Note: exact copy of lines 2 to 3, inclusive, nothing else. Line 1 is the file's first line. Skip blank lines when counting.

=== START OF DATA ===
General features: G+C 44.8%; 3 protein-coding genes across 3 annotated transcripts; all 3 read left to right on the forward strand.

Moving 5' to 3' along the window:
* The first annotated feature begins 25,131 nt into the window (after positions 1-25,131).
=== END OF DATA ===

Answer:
Moving 5' to 3' along the window:
* The first annotated feature begins 25,131 nt into the window (after positions 1-25,131).